So, once again, I filter through my collection of VHS, but this time I’m looking for a particular film – Crimson Tide.
Why did look for this one amongst the rest? Tony Scott.
I felt the need to watch something of his – so why not watch something not too obvious? The film sees Scott re-team with producers Don Simpson and Jerry Bruckheimer again and also it is the start of his working relationship with Denzel Washington (which would span four further films)
The film is set in modern times (1995) during a crisis happening in Russia, where a radical revolutionist has gained control of nuclear weapons and- worse still- the support of various Russian military. Gene Hackman’s submarine is put to sea on a covert mission to arrive and prepare to launch a first strike package of nuclear missiles. In the scene just before the sub sets sail, Hackman addresses his crew at night in the soaking rain. This is a great example of how Scott makes what could easily have been a mundane scene special. He adds texture; sets it at night, lashes rain down around the characters, surrounding them within water even before they’re aboard the sub.
As Captain Frank Ramsey, Gene Hackman brings what you expect from this amazing actor – stoic leadership, a firm hand, a mature intelligence and above all else complete believability. Hackman owns the screen when he talks and you are completely sucked into this world because of it. This film has reminded me that Hackman has been retired now for nearly a decade and what presence we are missing on cinema screens.
Denzel Washington brings his game and manages to go toe to toe with Hackman.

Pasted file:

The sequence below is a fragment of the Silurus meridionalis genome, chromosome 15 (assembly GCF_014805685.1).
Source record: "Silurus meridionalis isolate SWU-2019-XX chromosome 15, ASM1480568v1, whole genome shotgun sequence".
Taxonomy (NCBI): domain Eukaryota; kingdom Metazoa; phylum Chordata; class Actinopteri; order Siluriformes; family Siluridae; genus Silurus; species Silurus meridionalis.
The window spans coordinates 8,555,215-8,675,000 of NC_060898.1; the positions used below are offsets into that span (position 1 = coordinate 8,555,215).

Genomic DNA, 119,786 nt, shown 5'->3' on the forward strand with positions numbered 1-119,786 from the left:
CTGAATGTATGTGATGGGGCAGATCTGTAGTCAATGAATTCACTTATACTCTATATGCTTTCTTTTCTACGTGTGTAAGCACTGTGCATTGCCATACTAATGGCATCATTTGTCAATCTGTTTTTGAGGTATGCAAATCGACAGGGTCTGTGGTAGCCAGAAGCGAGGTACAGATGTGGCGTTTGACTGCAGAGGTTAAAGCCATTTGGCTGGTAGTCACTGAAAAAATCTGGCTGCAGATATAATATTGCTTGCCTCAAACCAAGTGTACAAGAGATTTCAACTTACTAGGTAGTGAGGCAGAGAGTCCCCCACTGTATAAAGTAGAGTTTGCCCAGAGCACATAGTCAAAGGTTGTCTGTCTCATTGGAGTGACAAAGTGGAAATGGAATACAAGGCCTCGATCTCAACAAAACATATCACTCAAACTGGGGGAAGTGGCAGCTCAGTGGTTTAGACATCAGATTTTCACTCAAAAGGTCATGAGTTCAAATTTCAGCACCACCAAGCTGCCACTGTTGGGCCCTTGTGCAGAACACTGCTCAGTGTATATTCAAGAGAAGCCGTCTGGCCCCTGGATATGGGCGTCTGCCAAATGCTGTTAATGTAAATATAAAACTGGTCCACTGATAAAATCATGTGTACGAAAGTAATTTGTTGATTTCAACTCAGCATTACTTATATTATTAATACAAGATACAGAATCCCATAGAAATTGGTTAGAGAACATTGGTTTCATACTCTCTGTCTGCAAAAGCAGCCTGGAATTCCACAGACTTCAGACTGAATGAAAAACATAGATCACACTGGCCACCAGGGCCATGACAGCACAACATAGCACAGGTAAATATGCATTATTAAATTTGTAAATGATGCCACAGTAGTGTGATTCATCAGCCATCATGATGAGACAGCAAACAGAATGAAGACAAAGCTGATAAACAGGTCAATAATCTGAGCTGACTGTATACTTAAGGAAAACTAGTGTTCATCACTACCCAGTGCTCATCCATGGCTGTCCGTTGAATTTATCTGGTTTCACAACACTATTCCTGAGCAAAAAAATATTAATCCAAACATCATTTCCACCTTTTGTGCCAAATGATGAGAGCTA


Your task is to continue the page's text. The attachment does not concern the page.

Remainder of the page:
plays an Harvard-educated officer, not a pacifist but a man who- faced with nuclear
war- sees it as not a final solution but as a beginning of a holocaust. This is
the story – the story of two men and the crew beneath them. In many ways, it’s
a modern version of Mutiny On The Bounty. The orders are given and everything
is in place, but then- due to various circumstances- a last minute message only
comes through with a few words. They spend the whole film at war aboard this boat;
it is the old dramatic question – to be or not to be. Washington
These two heavyweight actors are supported by a phenomenal cast – Viggo Mortenson, James Gandolfini and the underrated George Dzundza. Also, watch out for two actors here that appear on their rise to fame- Steve Zahn and Ryan Phillippe!
If you want a film that not only entertains you, challenges you and is directed superbly (using every visual tool, to slickly present a film that is in essence all set on one location and manages to thrill you), this is it. Go past the dated music and some over use of film filters; this is a fantastic example of cinema from the 1990s, and a film I had forgot just how good it is.
Rating: 4 out of 5